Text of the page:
ER Doctors Say that “Affordable” Premium Policies Mislead Patients

Ninety percent of emergency physicians say that health insurance companies mislead patients by offering affordable premiums for policies that actually cover very little, according to a survey by the American College of Emergency Physicians (ACEP). Ninety-six percent say that emergency patients don’t understand what their policies cover for emergency care. Eighty percent of ER doctors say they are seeing patients with health insurance who have missed or delayed medical care because of high insurance costs – a more than a 10% increase over six months ago.

Jay Kaplan, MD, FACEP, president of the American College of Emergency Physicians (ACEP) says, “Each day, emergency physicians are seeing patients who have significant co-pays for emergency care of up to $400 or more. It might as well be $4,000 for some people…Insurance companies must provide fair coverage…and be transparent about how they calculate payments. They need to pay reasonable charges, rather than setting arbitrary rates that don’t even cover the costs of care. Insurance companies are exploiting federal law to reduce coverage for emergency care knowing emergency departments have a federal mandate to care for all patients, regardless of their ability to pay. When plan reimbursements don’t cover the cost of providing services, physicians must choose between billing patients for the difference or going unpaid for their services. The vast majority of emergency physicians and their groups prefer to be in network.”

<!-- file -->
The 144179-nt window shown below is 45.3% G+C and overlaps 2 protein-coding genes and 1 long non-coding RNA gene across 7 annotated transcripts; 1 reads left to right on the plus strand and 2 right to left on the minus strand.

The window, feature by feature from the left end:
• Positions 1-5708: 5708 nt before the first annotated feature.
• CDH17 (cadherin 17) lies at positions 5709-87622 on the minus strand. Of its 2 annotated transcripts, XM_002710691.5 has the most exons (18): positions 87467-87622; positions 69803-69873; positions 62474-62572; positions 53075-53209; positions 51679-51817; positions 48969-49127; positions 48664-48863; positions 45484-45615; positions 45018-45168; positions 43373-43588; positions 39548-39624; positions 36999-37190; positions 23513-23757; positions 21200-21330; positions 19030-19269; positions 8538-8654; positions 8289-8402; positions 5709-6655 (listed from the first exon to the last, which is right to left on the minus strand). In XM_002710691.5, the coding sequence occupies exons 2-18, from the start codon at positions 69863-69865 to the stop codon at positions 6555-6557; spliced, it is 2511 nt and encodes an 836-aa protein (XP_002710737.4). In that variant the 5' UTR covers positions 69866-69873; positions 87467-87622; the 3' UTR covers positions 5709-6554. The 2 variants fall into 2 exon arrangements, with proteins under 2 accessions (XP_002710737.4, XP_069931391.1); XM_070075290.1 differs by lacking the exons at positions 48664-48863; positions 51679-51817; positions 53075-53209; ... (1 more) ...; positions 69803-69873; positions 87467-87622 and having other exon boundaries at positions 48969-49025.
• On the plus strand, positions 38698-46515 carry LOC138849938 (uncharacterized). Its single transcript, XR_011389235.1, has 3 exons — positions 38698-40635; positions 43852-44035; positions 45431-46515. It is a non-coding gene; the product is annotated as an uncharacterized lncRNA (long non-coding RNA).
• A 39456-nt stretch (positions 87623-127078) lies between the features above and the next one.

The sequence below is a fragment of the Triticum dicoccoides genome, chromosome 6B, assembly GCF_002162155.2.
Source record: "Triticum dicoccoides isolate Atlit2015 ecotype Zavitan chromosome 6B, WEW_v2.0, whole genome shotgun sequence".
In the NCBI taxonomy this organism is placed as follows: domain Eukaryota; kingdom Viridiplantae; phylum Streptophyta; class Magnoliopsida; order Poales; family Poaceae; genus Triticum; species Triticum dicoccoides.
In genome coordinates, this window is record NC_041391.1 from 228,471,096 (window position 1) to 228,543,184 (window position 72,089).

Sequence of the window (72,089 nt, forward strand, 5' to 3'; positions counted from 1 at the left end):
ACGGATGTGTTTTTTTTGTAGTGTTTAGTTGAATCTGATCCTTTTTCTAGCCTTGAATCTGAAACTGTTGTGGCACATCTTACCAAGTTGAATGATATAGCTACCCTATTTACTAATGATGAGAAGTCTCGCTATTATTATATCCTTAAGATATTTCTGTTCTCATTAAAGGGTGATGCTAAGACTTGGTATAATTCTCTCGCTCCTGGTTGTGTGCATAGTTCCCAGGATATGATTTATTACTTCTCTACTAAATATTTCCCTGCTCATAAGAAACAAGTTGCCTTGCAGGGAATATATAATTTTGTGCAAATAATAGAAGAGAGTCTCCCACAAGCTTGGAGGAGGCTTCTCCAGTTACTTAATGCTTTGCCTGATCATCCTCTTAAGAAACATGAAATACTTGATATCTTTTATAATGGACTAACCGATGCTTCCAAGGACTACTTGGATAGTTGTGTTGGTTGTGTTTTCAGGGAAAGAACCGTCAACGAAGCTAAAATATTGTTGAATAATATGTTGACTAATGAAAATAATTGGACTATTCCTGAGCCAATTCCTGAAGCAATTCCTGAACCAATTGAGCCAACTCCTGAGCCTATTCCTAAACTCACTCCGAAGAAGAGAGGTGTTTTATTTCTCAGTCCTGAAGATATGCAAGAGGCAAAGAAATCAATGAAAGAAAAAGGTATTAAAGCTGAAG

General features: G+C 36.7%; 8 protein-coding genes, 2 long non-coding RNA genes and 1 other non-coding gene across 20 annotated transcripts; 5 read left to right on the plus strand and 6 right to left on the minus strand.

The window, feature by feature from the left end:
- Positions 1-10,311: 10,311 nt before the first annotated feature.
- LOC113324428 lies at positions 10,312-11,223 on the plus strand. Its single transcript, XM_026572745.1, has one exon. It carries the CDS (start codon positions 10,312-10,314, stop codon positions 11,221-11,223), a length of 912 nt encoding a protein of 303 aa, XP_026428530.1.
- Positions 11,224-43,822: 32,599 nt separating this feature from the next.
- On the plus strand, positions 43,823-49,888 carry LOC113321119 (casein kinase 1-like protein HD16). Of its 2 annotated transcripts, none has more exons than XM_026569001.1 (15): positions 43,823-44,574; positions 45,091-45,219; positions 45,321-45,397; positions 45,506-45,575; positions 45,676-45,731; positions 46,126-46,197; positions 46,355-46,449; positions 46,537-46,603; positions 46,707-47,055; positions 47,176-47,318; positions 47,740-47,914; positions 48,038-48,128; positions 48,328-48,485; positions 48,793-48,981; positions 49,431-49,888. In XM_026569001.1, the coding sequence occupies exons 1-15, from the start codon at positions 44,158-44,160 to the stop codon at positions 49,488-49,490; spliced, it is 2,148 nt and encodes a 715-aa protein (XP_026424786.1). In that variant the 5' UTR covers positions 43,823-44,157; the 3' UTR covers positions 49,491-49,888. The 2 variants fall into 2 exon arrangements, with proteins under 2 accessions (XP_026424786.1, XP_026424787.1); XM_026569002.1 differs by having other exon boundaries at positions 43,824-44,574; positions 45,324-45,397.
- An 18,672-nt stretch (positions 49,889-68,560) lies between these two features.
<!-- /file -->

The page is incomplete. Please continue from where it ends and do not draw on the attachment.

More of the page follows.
Dr. Kaplan says that health insurance companies are creating narrow networks of medical providers to increase profits, making it more likely for patients to go out-of-network. The survey of ER doctors also reveals the following:

  • 62% of ER doctors say that most health insurance companies provide inadequate coverage for emergency care visits.
    More than 80% of ER doctors who are aware of reimbursement issues agree that insurance companies have reduced emergency care reimbursements.
  • 60% of ER doctors say that, in the past year, they have had difficulty finding in-network specialists to care for patients with a quarter of them saying it happens daily.
  • 91% of ER doctors say that a new rule by the Centers for Medicare and Medicaid Services (CMS) would make it harder to find specialists and follow-up care for patients. The CMS rule exempts health insurance companies from meeting minimum standards to ensure adequate networks.